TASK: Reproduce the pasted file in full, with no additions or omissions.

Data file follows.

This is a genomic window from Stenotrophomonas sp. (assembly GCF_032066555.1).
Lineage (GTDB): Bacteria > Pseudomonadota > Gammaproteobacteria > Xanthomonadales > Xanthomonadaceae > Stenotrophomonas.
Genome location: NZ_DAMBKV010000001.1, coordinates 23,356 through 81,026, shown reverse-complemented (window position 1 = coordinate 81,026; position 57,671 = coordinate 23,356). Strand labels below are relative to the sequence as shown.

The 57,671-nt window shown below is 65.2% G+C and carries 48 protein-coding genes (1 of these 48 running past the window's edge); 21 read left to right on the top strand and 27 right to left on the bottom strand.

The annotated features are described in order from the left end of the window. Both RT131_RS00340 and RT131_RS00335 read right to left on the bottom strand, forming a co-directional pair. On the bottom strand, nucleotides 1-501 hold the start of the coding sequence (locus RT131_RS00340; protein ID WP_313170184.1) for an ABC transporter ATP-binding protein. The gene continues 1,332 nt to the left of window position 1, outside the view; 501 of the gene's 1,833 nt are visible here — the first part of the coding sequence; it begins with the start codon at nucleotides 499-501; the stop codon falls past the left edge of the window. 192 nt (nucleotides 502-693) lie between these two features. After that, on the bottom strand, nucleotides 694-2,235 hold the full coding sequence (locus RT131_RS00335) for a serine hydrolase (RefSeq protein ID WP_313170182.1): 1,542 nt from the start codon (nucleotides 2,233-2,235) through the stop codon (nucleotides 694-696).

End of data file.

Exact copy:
This is a genomic window from Stenotrophomonas sp. (assembly GCF_032066555.1).
Lineage (GTDB): Bacteria > Pseudomonadota > Gammaproteobacteria > Xanthomonadales > Xanthomonadaceae > Stenotrophomonas.
Genome location: NZ_DAMBKV010000001.1, coordinates 23,356 through 81,026, shown reverse-complemented (window position 1 = coordinate 81,026; position 57,671 = coordinate 23,356). Strand labels below are relative to the sequence as shown.

The 57,671-nt window shown below is 65.2% G+C and carries 48 protein-coding genes (1 of these 48 running past the window's edge); 21 read left to right on the top strand and 27 right to left on the bottom strand.

The annotated features are described in order from the left end of the window. Both RT131_RS00340 and RT131_RS00335 read right to left on the bottom strand, forming a co-directional pair. On the bottom strand, nucleotides 1-501 hold the start of the coding sequence (locus RT131_RS00340; protein ID WP_313170184.1) for an ABC transporter ATP-binding protein. The gene continues 1,332 nt to the left of window position 1, outside the view; 501 of the gene's 1,833 nt are visible here — the first part of the coding sequence; it begins with the start codon at nucleotides 499-501; the stop codon falls past the left edge of the window. 192 nt (nucleotides 502-693) lie between these two features. After that, on the bottom strand, nucleotides 694-2,235 hold the full coding sequence (locus RT131_RS00335) for a serine hydrolase (RefSeq protein ID WP_313170182.1): 1,542 nt from the start codon (nucleotides 2,233-2,235) through the stop codon (nucleotides 694-696).